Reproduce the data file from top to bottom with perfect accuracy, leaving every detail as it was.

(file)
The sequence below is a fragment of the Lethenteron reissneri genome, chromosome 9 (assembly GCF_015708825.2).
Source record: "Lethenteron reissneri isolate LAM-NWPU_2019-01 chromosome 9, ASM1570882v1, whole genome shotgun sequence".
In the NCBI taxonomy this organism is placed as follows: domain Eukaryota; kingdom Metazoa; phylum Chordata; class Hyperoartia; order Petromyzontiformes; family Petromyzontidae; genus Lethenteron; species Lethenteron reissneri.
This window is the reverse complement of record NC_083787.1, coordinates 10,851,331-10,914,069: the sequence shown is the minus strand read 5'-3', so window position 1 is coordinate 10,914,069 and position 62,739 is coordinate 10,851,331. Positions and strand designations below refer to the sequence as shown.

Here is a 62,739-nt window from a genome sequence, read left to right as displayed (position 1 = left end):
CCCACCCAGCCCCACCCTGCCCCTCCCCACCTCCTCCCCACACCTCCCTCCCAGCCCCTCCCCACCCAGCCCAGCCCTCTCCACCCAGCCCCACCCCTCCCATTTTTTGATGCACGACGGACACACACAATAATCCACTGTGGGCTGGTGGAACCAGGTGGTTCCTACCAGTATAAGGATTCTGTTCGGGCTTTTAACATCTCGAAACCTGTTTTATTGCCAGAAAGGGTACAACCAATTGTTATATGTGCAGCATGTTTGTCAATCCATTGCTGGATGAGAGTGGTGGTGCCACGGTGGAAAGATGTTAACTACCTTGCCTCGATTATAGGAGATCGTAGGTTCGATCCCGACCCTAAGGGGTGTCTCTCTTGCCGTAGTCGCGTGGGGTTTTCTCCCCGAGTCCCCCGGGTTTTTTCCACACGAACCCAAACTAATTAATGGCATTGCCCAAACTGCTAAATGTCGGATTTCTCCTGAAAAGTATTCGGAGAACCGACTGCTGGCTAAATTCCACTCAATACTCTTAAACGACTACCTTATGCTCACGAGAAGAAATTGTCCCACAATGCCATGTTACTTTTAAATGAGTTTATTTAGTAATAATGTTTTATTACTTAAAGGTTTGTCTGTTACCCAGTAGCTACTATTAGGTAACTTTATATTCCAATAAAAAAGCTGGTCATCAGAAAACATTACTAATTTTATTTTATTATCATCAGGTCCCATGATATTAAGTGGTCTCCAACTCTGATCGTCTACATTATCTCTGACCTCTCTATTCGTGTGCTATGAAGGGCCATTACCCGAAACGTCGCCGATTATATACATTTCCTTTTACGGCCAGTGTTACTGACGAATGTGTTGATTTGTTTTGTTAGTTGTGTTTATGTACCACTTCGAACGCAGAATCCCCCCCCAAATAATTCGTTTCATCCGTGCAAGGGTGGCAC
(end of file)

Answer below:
The sequence below is a fragment of the Lethenteron reissneri genome, chromosome 9 (assembly GCF_015708825.2).
Source record: "Lethenteron reissneri isolate LAM-NWPU_2019-01 chromosome 9, ASM1570882v1, whole genome shotgun sequence".
In the NCBI taxonomy this organism is placed as follows: domain Eukaryota; kingdom Metazoa; phylum Chordata; class Hyperoartia; order Petromyzontiformes; family Petromyzontidae; genus Lethenteron; species Lethenteron reissneri.
This window is the reverse complement of record NC_083787.1, coordinates 10,851,331-10,914,069: the sequence shown is the minus strand read 5'-3', so window position 1 is coordinate 10,914,069 and position 62,739 is coordinate 10,851,331. Positions and strand designations below refer to the sequence as shown.

Here is a 62,739-nt window from a genome sequence, read left to right as displayed (position 1 = left end):
CCCACCCAGCCCCACCCTGCCCCTCCCCACCTCCTCCCCACACCTCCCTCCCAGCCCCTCCCCACCCAGCCCAGCCCTCTCCACCCAGCCCCACCCCTCCCATTTTTTGATGCACGACGGACACACACAATAATCCACTGTGGGCTGGTGGAACCAGGTGGTTCCTACCAGTATAAGGATTCTGTTCGGGCTTTTAACATCTCGAAACCTGTTTTATTGCCAGAAAGGGTACAACCAATTGTTATATGTGCAGCATGTTTGTCAATCCATTGCTGGATGAGAGTGGTGGTGCCACGGTGGAAAGATGTTAACTACCTTGCCTCGATTATAGGAGATCGTAGGTTCGATCCCGACCCTAAGGGGTGTCTCTCTTGCCGTAGTCGCGTGGGGTTTTCTCCCCGAGTCCCCCGGGTTTTTTCCACACGAACCCAAACTAATTAATGGCATTGCCCAAACTGCTAAATGTCGGATTTCTCCTGAAAAGTATTCGGAGAACCGACTGCTGGCTAAATTCCACTCAATACTCTTAAACGACTACCTTATGCTCACGAGAAGAAATTGTCCCACAATGCCATGTTACTTTTAAATGAGTTTATTTAGTAATAATGTTTTATTACTTAAAGGTTTGTCTGTTACCCAGTAGCTACTATTAGGTAACTTTATATTCCAATAAAAAAGCTGGTCATCAGAAAACATTACTAATTTTATTTTATTATCATCAGGTCCCATGATATTAAGTGGTCTCCAACTCTGATCGTCTACATTATCTCTGACCTCTCTATTCGTGTGCTATGAAGGGCCATTACCCGAAACGTCGCCGATTATATACATTTCCTTTTACGGCCAGTGTTACTGACGAATGTGTTGATTTGTTTTGTTAGTTGTGTTTATGTACCACTTCGAACGCAGAATCCCCCCCCAAATAATTCGTTTCATCCGTGCAAGGGTGGCAC